The Surtsey Research Society
When it became clear that Surtsey would endure as a permanent island, a group of enthusiastic researchers got together and founded a committee that later became a society whose aim was to organize and promote research carried out there.
The by-laws of the society state that the purpose of the society is that of promoting research in the earth and biological sciences in connection with the island of Surtsey, and in Iceland in general. The society itself does not carry out the research but instead promotes and coordinates scientific studies in the fields of earth sciences and biology.
The Surtsey Research Society publishes reports on the research carried out on the island. So far twelve such reports have been issued. The Society has built research huts on the island on two occasions and has organized the construction of a helicopter landing platform. The Surtsey Research Society has received grants from several foundations and is supported by the Icelandic government.
Processing of research data has been carried out at several institutes, especially the Agricultural Research Institute, the Icelandic Institute of Natural History, the Marine Research Institute , the National Energy Authority and the Science Institute of the University of Iceland. Until recently the National Land Survey of Iceland took all aerial photographs of Surtsey, but this work is currently in the hands of Loftmyndir Ltd.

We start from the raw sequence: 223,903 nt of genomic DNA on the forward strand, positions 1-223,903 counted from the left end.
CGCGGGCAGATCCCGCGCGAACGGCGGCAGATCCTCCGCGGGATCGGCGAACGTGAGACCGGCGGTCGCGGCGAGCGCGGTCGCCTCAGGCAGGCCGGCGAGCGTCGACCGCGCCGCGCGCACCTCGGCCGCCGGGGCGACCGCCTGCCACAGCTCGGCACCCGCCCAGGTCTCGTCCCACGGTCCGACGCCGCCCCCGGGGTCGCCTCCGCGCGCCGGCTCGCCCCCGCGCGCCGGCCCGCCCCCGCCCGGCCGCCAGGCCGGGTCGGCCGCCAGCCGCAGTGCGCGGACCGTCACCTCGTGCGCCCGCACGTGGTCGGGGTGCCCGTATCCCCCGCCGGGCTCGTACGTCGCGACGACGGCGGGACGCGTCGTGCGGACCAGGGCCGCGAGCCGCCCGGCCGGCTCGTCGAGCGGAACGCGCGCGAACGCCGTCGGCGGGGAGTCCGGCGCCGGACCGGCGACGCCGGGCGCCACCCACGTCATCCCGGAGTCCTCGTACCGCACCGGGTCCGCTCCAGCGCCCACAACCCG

The Surtsey Research Society has maintained an office at the Icelandic Institute of Natural History and is grateful for the Institute’s assistance and hospitality.
The chairman of the Surtsey Research Society is Hallgrímur Jónasson, former director of the Icelandic Centre for Research. Others on the board are Olga Kolbrún Vilmundardóttir (vice-chairman), Lovísa Ásbjörnsdóttir (secretary), Bjarni Diðrik Sigurðsson (tresurer), Magnús Tumi Guðmundsson, Viggó Þór Marteinsson and Vilhjálmur Smári Þorvaldsson.
Substitute board members: Starri Heiðmarsson, Lilja Gunnarsdóttir, Sigurður Sveinn Jónsson and Birgir Vilhelm Óskarsson.